“Let’s take this back a couple hundred years,” said Brian Southwell, the director of the “Science in the Public Sphere” program at the Center for Communication Science at RTI International. “There was an ongoing debate between a couple guys in Europe: Spinoza and Descartes.”

These two philosophers were debating, essentially, about whether people are able to readily identify fake news.

“Descartes had a lot of optimism about our ability to screen out information that is false,” Southwell said Saturday at the Aspen Ideas Festival, which is co-hosted by the Aspen Institute and The Atlantic. “Spinoza said we accept information wholesale and then with a different part of our brain we tag it as being false or true. That system works fine, but it leaves the door open for distraction, for fatigue, for other things that might get in the way. Recent decades have provided empirical support for the Spinoza account.”

Recent years—this past year in particular—have shown beyond a shadow of a doubt that, despite Descartes’ faith, people are susceptible to false information and fake news. And while many of the fake news stories that have gotten the most attention had to do with the 2016 U.S. presidential election, fake news about health seems to be more pervasive and harder to weed out.

“My sense is that of all the categories of fake news, health news is the worst. There’s more bad health news out there than there is in any other category,” said Kelly McBride, the vice president of the Poynter Institute. And “reliable sources on other topics are [sometimes] really bad on health care news.”

This includes not just deliberately misleading stories, like the ones about that mom from who-knows-where who’s discovered all those secrets—for weight loss, for teeth whitening, for reversing wrinkles—that doctors don’t want you to know about, but also what Joanne Kenen, the executive editor for health care at Politico, calls “junk news.”

“The junk news would be… how many coffee studies have we read that all say something different?” Kenen asked. “If you’re a PR department that really wants to get your study read, you would say ‘Chocolate and Coffee Guarantee Great Sex Until You’re 80.’ You would break your server.”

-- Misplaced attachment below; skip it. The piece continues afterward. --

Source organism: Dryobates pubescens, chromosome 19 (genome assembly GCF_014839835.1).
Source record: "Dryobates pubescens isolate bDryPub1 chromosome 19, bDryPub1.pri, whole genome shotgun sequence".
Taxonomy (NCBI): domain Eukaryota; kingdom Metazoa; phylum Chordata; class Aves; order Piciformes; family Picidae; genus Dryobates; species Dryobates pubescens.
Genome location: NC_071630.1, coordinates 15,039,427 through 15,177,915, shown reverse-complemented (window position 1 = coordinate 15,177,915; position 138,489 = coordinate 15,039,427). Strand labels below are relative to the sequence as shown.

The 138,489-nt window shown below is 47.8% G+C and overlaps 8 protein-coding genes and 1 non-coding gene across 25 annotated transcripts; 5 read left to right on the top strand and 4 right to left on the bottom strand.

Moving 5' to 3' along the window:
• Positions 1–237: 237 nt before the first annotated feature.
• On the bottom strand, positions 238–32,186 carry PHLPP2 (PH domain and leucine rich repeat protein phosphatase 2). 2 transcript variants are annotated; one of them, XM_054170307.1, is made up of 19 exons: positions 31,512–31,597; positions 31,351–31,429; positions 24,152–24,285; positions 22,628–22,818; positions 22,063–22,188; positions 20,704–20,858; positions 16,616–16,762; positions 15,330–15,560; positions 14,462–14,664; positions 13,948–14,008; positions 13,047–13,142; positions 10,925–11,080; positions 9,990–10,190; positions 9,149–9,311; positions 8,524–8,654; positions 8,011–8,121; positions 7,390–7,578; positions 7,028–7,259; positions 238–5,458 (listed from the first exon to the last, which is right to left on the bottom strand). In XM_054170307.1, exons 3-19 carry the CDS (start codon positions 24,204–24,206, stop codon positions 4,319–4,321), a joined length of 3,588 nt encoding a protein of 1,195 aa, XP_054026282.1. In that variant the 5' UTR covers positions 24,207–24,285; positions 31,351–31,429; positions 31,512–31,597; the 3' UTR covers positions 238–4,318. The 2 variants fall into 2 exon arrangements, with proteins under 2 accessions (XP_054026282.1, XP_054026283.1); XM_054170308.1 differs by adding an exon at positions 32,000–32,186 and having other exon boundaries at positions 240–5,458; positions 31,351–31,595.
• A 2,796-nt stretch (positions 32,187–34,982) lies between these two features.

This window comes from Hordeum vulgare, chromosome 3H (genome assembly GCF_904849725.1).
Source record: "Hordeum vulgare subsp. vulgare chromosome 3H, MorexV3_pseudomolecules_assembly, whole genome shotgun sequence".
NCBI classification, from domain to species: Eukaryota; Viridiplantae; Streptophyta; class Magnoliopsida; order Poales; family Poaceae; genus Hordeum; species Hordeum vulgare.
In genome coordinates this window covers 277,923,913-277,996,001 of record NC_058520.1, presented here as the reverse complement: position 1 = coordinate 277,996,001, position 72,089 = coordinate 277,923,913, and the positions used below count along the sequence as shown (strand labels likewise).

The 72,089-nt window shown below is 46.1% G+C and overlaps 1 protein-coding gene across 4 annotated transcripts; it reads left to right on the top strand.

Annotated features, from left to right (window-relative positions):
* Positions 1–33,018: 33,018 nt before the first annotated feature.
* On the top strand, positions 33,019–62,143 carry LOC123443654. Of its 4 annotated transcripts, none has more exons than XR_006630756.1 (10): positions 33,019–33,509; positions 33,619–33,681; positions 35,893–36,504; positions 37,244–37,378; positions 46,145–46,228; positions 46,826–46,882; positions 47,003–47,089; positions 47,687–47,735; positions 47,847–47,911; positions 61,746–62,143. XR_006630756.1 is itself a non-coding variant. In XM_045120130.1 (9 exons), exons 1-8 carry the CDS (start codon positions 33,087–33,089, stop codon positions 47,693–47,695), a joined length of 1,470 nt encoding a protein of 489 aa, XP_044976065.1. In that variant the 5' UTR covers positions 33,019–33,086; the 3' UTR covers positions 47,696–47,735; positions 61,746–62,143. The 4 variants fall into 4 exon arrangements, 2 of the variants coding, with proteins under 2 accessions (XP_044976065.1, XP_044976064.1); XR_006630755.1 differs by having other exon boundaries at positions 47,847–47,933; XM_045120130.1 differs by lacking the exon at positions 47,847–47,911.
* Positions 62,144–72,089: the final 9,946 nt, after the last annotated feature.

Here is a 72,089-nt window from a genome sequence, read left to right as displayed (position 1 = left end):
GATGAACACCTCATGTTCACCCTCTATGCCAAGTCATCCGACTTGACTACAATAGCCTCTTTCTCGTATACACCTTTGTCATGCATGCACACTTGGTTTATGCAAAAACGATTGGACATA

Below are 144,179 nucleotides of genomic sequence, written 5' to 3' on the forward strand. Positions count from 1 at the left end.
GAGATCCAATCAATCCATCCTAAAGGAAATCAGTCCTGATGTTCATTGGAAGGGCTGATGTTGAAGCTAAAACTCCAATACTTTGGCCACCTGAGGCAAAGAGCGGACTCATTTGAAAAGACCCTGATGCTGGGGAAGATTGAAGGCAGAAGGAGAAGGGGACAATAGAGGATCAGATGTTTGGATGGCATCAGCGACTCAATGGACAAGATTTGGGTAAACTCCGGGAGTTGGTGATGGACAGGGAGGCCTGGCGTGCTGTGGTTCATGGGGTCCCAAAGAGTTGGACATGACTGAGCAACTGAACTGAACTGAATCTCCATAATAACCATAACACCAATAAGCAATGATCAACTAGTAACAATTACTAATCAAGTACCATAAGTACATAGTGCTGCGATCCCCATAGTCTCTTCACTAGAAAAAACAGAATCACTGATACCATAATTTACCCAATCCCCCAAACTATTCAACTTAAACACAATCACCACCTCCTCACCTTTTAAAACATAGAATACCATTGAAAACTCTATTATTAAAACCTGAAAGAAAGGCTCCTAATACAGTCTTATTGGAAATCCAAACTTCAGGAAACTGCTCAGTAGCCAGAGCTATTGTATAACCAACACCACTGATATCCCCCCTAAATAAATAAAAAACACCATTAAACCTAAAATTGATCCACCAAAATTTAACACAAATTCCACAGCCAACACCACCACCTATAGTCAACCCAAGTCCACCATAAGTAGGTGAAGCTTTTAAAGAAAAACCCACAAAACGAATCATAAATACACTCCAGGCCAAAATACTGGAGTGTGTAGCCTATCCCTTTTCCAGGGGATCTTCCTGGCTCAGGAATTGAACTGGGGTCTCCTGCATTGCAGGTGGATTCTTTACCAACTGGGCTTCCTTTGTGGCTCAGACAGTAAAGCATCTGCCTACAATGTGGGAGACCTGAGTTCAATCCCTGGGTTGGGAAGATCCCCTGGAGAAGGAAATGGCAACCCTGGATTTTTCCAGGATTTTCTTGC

PR departments and the researchers they serve are a little bit to blame for the problem, for hyping up studies like that, McBride said. But journalists are to blame as well, for taking the bait, and for doing their own hyping to get those sweet sweet clicks. Even if they don’t hype—even if they responsibly cover a study done in mice, say, and clarify that it’s just in mice, and don’t say it means anything more than it does, readers might ascribe an outsized importance to that study just because the journalist chose to highlight it at all.  “Everybody has a role in this,” McBride said.

If health is indeed the worst subject for fake news, it’s because it’s got a few things working against it. It’s not just that the current journalism environment rewards quick, numerous, clicky stories—that’s true for all subjects. But it creates additional problems for science news because “the cycle of journalism and the cycle of science are completely incompatible,” McBride said. The scientific process takes a long time, which means new developments happen very slowly. “In science, good information is really boring. Science doesn’t leap ahead the way journalists like to cover it,” McBride said.

In fact, the slow nature of science is sometimes used against it. Science takes a long time to answer questions; findings get refuted; the accepted wisdom changes. And some climate change deniers and vaccination skeptics have started sowing doubt by saying the science on these issues is unsettled, that there are still open questions we have to investigate.

And within the broad realm of science, health science may be an easier domain for misinformation to flourish. “I think it’s fair to say we are differentially vulnerable to misleading news depending on the topic,” Southwell said. “Health in general tends to be very personal for people.” Information—and misinformation—about your well-being is likely to feel more high-stakes than information about the business world, or celebrities.

“We’re in a democracy that relies heavily on the marketplace of ideas,” McBride said. “The idea is that the ideas will compete and the audience will figure out what the best ones are. If most of the information is bad—even if 51 percent of it is bad—the audience will begin to distrust the marketplace.” And we already know that trust in the media—where a lot of these ideas are disseminated—is at an all-time low.

McBride suspects health news may be at just such a tipping point of bad information. “It’s dramatically weakened,” she said, “to the point where I’m not sure I would tell anyone to rely on the marketplace of ideas for information—which is really dangerous when it comes to healthcare.”